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      Cellular regeneration strategies for macular degeneration: past, present and future

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          Abstract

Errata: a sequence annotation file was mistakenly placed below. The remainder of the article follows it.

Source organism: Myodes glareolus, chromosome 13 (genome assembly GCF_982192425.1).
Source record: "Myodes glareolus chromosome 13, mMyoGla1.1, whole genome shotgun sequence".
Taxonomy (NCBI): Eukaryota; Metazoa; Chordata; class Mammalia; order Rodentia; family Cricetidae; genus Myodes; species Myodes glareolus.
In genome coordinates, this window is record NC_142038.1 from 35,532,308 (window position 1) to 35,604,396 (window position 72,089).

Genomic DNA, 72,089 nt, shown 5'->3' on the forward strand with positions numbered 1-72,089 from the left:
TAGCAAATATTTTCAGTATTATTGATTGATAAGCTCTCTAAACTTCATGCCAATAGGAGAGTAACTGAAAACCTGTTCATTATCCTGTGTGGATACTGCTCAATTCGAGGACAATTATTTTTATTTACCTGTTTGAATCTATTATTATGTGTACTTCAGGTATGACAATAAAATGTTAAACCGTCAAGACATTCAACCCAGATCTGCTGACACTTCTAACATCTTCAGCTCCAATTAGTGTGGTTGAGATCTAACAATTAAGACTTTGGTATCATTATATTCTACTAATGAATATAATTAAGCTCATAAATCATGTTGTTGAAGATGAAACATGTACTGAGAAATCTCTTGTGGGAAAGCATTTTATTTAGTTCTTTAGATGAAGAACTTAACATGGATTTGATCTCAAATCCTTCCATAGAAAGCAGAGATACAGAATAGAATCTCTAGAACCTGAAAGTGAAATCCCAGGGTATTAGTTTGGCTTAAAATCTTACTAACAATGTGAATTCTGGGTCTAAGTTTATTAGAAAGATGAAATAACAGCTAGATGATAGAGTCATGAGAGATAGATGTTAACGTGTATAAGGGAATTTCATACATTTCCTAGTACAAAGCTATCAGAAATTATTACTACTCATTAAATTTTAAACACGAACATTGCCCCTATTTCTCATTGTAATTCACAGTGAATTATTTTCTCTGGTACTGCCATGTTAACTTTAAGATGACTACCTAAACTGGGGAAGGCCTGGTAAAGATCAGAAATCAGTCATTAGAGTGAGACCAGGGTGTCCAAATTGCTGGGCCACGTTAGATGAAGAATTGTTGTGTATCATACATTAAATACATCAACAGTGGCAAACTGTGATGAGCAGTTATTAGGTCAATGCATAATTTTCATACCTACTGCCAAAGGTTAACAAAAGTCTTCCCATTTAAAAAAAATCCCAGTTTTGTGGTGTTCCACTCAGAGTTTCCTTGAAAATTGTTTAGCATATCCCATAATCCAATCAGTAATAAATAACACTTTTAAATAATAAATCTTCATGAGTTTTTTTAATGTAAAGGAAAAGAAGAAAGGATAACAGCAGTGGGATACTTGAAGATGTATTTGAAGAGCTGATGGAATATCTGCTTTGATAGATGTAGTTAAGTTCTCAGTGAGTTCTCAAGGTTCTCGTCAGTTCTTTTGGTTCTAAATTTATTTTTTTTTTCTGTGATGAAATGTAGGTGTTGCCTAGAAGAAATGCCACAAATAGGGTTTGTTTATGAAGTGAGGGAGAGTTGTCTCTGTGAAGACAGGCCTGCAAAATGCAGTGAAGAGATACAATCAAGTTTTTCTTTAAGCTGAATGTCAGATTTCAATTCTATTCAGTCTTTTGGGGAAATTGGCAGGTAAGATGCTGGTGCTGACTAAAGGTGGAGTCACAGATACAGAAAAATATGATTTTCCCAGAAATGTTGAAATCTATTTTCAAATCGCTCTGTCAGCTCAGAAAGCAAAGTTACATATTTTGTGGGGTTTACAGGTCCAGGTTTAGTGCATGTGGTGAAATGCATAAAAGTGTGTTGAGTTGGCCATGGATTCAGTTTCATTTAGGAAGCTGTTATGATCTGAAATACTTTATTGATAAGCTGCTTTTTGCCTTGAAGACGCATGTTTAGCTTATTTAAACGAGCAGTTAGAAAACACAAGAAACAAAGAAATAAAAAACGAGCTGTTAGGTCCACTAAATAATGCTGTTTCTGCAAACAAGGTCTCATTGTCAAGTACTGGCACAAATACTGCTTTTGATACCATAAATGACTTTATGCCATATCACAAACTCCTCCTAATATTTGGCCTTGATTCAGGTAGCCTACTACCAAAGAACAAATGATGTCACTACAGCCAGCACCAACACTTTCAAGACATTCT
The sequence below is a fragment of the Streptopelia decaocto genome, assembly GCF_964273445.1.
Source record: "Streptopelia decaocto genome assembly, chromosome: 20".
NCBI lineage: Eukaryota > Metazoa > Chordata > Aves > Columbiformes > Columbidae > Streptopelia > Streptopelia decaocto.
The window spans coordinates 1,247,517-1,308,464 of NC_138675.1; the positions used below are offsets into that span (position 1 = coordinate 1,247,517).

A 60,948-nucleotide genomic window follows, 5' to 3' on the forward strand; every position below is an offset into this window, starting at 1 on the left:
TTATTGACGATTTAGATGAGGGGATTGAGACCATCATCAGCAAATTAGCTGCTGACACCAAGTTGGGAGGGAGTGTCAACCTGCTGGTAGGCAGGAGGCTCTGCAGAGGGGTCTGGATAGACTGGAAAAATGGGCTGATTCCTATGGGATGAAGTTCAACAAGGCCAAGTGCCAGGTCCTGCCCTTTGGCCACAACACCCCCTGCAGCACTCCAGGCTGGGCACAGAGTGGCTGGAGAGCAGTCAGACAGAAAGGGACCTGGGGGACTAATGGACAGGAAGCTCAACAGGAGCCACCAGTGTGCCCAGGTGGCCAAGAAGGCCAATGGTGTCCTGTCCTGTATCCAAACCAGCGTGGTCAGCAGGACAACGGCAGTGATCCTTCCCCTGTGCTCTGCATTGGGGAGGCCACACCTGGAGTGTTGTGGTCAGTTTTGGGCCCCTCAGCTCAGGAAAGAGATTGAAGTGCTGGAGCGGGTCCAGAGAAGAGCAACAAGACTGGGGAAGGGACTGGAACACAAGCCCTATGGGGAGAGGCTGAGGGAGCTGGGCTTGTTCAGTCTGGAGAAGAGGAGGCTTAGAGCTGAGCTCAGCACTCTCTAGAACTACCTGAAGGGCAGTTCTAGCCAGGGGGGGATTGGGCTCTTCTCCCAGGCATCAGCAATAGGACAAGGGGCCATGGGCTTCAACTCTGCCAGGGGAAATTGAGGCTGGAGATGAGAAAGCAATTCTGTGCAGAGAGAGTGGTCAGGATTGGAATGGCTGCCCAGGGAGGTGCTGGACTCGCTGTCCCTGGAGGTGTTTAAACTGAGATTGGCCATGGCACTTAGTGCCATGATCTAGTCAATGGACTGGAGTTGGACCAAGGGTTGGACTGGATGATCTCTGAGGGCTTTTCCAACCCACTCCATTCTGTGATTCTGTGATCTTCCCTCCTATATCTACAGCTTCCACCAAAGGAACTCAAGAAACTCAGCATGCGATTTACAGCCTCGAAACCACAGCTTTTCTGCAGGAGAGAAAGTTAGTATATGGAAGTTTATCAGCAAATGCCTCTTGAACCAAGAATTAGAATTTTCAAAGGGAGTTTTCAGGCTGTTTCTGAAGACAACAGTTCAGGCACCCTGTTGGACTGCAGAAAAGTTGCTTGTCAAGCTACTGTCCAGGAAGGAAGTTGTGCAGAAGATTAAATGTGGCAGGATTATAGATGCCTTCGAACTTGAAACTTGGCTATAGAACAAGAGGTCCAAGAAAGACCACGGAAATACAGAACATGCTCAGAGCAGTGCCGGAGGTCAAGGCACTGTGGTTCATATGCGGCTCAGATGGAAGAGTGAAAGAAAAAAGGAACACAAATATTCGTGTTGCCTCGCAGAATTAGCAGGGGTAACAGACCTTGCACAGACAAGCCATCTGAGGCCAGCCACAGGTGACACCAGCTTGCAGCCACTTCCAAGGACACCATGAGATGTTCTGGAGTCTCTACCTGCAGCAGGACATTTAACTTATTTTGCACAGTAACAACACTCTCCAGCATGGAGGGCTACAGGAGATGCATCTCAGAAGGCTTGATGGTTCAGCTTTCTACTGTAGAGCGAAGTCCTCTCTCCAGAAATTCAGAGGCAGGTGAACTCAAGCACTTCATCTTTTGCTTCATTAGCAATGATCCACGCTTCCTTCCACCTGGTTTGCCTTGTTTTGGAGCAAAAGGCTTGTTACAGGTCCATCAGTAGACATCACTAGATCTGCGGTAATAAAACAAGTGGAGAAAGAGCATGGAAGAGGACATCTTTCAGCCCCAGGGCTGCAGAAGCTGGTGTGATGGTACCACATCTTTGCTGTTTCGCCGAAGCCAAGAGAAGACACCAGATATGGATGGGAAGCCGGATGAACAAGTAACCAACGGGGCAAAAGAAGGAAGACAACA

Despite considerable effort and significant therapeutic advances, age-related macular degeneration (AMD) remains the commonest cause of blindness in the developed world. Progressive late-stage AMD with outer retinal degeneration currently has no proven treatment. There has been significant interest in the possibility that cellular treatments may slow or reverse visual loss in AMD. A number of modes of action have been suggested, including cell replacement and rescue, as well as immune modulation to delay the neurodegenerative process. Their appeal in this enigmatic disease relate to their generic, non-pathway-specific effects. The outer retina in particular has been at the forefront of developments in cellular regenerative therapies being surgically accessible, easily observable, as well as having a relatively simple architecture. Both the retinal pigment epithelium (RPE) and photoreceptors have been considered for replacement therapies as both sheets and cell suspensions. Studies using autologous RPE, and to a lesser extent, foetal retina, have shown proof of principle. A wide variety of cell sources have been proposed with pluripotent stem cell-derived cells currently holding the centre stage. Recent early-phase trials using these cells for RPE replacement have met safety endpoints and hinted at possible efficacy. Animal studies have confirmed the promise that photoreceptor replacement, even in a completely degenerated outer retina may restore some vision. Many challenges, however, remain, not least of which include avoiding immune rejection, ensuring long-term cellular survival and maximising effect. This review provides an overview of progress made, ongoing studies and challenges ahead.